Cybercrime and taxes

As the farmer received the money, this is Schedule F income. Under the Internal Revenue Code (IRC) 165, a taxpayer is allowed to deduct a theft if he can prove (1) the occurrence of theft, (2) a quantifiable loss and (3) the date on which the taxpayer discovers the theft. While there are no clear guidelines, there is an income rule that implies that the deduction would offset self-employment income.

Keep in mind that between the 2015 and 2018 tax years, a deduction is only available for losses that arose in the course of a trade or business, or a transaction entered into for the purposes of lucrative. Personal (non-agricultural) losses for cybercrime are not deductible.


A farmer or food company has a hacked computer system and is locked down. The cybercriminal contacts the farmer / company and asks for $ 1 million to release and unlock the software. Under IRC 162 (a), the taxpayer can deduct ordinary and necessary business expense. As cybercrime is more common, it can be argued that ransomware payments are ordinary and necessary. If the argument is accepted, the taxpayer can charge the payment for the ransomware.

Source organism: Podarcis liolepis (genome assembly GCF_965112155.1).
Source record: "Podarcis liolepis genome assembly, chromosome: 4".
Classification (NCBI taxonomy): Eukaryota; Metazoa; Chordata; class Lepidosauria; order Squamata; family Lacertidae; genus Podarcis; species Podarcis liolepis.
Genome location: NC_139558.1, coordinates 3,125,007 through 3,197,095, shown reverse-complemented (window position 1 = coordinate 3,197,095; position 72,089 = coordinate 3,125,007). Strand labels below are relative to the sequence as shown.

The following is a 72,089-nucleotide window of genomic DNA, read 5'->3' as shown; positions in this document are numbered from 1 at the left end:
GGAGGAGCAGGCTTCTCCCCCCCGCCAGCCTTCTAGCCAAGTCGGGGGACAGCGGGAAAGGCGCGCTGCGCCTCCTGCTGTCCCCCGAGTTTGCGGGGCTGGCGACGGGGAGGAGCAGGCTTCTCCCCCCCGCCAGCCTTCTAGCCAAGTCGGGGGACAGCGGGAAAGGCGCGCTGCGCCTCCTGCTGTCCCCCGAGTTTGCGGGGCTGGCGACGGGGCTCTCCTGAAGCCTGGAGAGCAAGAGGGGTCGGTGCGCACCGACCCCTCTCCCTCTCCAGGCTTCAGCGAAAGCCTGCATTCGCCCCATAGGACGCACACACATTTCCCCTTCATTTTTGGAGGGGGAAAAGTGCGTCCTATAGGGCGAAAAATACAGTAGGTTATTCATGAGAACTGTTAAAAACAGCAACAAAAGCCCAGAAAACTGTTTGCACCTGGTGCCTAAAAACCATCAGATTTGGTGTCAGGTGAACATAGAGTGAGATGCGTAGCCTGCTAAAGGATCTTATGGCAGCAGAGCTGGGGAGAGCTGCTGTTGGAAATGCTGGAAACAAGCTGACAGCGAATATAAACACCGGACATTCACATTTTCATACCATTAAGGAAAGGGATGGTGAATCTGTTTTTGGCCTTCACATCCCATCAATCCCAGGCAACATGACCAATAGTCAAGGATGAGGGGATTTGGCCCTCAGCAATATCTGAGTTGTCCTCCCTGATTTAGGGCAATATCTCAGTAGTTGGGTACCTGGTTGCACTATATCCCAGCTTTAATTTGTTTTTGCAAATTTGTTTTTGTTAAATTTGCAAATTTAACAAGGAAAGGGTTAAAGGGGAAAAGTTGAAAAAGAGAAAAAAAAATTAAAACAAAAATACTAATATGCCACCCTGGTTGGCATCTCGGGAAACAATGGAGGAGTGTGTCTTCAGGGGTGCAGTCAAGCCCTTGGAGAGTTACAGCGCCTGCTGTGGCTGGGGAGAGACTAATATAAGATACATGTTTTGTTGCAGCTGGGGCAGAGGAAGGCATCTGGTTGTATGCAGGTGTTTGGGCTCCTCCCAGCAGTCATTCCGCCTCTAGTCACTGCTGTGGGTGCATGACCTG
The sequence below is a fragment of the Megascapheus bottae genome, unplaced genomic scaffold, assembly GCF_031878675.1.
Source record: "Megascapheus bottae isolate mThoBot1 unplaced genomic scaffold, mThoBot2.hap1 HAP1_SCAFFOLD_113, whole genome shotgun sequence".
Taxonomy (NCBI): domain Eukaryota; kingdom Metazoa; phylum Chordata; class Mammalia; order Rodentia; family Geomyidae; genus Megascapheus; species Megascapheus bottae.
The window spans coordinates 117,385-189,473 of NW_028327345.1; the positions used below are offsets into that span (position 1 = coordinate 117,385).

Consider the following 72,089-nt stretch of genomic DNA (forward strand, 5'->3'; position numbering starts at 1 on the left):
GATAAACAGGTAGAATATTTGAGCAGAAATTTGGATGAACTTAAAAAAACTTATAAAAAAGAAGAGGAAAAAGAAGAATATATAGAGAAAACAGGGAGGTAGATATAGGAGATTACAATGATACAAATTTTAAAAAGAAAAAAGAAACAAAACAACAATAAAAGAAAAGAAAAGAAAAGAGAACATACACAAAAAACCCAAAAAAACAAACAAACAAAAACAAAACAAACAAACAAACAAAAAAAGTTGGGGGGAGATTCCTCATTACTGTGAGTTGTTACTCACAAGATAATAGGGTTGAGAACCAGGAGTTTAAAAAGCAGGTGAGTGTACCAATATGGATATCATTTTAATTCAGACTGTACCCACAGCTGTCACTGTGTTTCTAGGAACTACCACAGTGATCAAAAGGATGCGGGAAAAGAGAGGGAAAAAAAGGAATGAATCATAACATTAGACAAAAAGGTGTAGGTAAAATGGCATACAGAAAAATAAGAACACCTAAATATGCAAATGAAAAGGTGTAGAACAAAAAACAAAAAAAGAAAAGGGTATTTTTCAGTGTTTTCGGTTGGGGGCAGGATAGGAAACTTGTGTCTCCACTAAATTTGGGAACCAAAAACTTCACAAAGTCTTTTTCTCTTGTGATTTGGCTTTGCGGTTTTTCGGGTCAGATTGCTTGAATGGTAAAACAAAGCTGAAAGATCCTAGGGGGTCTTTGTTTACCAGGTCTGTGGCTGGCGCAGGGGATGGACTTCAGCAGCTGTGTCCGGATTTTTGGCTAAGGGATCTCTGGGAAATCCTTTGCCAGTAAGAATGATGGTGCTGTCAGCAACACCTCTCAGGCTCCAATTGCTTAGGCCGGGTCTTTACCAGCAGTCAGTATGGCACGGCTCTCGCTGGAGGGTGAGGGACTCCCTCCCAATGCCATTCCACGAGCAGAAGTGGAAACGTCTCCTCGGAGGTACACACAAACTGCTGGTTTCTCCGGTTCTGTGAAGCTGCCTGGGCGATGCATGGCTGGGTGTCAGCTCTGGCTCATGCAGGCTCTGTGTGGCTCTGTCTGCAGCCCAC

A couple of things strike me about the facts of both scenarios. If you are an individual and cybercrime is not about a business or a business, you have little recourse. Even if you are in a trade or business, you get a deduction / expense that results in reduced taxable income, but that doesn’t make you whole. When it comes to cybercrime, no matter the resolution, it’s a lose-lose situation.

What can you do?

The easiest way would be to change your passwords regularly. Another simple step is to check your bank accounts frequently and identify fraudulent transactions.

Since many of my farm clients deposit and withdraw millions of dollars a year, I often recommend speaking to a cybersecurity expert and developing an IT security plan (including testing). With cybercrime, the old adage holds true, an ounce of prevention is better than a pound of cure.


DTN tax columnist Rod Mauszycki, JD, MBT, is a tax director at CLA (CliftonLarsonAllen) in Minneapolis, Minnesota. Read Rod’s “Ask the Taxman” column at You can email Rod at [email protected]

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